An older horse with a long haircoat that sheds late in the year or incompletely may be suffering from Pituitary Pars Intermedia Disease (PPID), commonly referred to as Cushing’s disease or syndrome. PPID is caused by a tumor in the pituitary gland in the horse’s brain. Symptoms include a long haircoat, loss of muscle mass, and excessive drinking and urination. If you feel that your horse is exhibiting these symptoms, consult your veterinarian. Horses with PPID may also exhibit insulin resistance and can benefit from diets lower in starch and sugars and higher in fat and fiber. Purina® Equine Senior® horse feed has been fed very successfully to horses with PPID and was designed to help manage the condition. However, veterinary care is essential in proper care of horses suffering from PPID.
    Q
    How is biosecurity accomplished?
    A
    Simple things such as providing protective clothing for visitors; making sure visitors wash their hands and wear gloves before handling animals; keeping the rabbitry very clean; and keeping rodents, birds, insects and any other animals out can go a long way toward reducing the incidence of disease in your rabbitry.
    Q
    What are some of the factors that influence how a pig is fitted for show?
    A
    There are many, but some of the most important ones are the pig’s genetic road map, environment, management level, health status, gender (barrow or gilt) and age.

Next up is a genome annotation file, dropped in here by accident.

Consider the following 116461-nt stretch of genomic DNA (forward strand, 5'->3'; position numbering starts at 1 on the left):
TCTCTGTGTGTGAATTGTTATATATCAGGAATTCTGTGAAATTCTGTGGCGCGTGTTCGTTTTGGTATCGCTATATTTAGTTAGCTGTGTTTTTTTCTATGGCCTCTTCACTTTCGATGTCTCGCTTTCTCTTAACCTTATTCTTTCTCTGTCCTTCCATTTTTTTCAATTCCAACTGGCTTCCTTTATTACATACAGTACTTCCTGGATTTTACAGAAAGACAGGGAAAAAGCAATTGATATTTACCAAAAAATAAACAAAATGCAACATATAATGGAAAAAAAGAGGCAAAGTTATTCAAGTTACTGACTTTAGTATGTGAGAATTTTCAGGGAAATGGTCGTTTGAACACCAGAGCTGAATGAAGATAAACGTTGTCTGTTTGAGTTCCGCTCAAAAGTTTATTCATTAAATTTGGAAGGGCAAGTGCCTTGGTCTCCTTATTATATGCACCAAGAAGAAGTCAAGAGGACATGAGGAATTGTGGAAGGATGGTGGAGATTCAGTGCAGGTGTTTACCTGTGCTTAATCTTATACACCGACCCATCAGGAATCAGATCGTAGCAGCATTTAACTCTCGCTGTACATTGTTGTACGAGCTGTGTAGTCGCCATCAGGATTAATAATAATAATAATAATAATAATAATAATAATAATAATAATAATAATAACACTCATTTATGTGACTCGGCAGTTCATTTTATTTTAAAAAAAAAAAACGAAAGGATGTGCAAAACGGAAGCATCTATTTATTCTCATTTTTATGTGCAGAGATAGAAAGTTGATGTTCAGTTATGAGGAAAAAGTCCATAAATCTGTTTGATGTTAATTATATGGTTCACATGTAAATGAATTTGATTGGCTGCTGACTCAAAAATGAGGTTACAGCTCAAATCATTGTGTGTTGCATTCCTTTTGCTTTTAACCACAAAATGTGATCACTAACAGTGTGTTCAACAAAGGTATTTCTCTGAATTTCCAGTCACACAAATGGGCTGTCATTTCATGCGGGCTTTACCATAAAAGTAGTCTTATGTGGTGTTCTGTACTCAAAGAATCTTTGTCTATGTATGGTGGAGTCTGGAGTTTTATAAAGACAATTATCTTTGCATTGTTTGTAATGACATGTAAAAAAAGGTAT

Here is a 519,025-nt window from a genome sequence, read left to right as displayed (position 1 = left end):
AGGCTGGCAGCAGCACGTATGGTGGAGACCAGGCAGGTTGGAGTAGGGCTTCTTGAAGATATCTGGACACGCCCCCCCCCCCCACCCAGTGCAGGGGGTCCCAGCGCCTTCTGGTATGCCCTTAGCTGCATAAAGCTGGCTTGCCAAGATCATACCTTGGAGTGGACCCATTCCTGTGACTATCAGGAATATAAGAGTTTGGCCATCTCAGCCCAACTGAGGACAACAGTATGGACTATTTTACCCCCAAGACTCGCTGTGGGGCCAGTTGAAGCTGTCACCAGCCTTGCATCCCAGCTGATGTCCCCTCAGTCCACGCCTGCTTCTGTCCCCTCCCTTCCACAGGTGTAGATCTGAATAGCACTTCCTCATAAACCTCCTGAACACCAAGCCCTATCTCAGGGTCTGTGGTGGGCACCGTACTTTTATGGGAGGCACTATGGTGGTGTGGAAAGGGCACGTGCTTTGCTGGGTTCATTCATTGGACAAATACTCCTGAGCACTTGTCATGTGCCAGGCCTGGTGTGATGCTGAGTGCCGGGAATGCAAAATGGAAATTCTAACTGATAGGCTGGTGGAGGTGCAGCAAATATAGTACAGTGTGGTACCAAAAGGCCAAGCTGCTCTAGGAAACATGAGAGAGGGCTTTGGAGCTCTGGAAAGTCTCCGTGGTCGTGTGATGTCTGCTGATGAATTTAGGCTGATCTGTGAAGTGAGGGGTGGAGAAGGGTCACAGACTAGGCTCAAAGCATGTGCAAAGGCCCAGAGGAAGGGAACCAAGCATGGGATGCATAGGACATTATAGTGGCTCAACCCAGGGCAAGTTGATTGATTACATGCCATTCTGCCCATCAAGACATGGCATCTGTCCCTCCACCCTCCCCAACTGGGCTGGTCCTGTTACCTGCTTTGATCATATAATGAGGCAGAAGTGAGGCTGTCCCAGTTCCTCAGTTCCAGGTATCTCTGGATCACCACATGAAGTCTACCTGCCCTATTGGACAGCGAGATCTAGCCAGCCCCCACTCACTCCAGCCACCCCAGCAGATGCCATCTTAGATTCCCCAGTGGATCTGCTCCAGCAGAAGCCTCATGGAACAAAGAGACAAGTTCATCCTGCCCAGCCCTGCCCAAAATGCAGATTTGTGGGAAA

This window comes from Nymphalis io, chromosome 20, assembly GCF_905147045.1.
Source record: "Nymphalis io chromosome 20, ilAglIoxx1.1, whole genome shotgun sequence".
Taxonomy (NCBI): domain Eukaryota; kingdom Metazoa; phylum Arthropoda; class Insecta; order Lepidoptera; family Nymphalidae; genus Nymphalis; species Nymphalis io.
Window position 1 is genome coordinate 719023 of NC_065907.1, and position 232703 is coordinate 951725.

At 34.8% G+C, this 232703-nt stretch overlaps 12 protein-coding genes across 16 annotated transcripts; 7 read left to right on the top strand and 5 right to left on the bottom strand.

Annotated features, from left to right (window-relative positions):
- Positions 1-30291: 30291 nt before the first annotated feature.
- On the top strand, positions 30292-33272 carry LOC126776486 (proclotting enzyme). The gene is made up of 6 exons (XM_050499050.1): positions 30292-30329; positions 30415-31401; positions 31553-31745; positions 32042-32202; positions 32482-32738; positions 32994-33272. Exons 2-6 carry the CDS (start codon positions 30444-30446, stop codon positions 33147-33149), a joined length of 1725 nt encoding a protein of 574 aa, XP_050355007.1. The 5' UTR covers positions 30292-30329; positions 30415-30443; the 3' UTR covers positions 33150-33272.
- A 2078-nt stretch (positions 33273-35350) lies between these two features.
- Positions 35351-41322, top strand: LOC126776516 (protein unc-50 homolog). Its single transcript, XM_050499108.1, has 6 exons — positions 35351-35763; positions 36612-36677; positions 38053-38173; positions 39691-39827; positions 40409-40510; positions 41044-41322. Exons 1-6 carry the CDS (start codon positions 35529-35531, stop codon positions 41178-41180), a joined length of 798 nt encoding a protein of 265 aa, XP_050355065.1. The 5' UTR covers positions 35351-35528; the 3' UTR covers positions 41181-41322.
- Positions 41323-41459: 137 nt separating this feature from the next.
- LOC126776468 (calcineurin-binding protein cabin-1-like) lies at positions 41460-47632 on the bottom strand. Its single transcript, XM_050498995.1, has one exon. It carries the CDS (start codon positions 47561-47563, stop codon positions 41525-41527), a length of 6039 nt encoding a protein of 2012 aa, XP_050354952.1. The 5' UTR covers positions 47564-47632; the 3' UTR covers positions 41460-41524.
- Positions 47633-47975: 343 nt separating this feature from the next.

Q
    What kind of timetable should I use to switch my small pet to a Purina® diet?
    A
    Follow the guidelines below to help slowly transition your pet to its new feed. If your pet backs off or stops eating completely, go back a step and allow it more time to adjust to the new diet. Each animal is different; these recommendations are just a guide. Day 1: 100% old diet Day 2: 90% old diet / 10% Purina® Diet Day 3: 80% old diet / 20% Purina® Diet Day 4: 70% old diet / 30% Purina® Diet Day 5: 60% old diet / 40% Purina® Diet Day 6: 50% old diet/ 50% Purina® Diet Day 7: 40% old diet / 60% Purina® Diet Day 8: 30% old diet / 70% Purina® Diet Day 9: 20% old diet / 80% Purina® Diet Day 10: 10% old diet / 90% Purina® Diet Day 11: 100% Purina® Diet
    Q
    What conditions can cause heat stress in sows?
    A
    Sows can begin to feel heat stressed as temperatures surpass 70° F, depending upon humidity. Sows are most comfortable between 45 and 70° F; the range of 60 to 65° F is optimal for lactating sows. As temperatures increase outside of this range of comfort and humidity levels exceed 40 percent relative humidity, feed consumption can begin to decrease.
    Q
    What are the potential dangers to deer if they consume too much starch?
    A
    Like all ruminants, deer need a proper rumen environment to maintain the populations of microbes that digest the plants they eat. Normal rumen pH is very mildly acidic. However, too much starch, especially if consumed in a short time, results in a great deal of lactic acid being produced in the rumen. This drops the pH, making the rumen much more acidic and killing off the vital microbes. This can result in founder, acidosis and even death.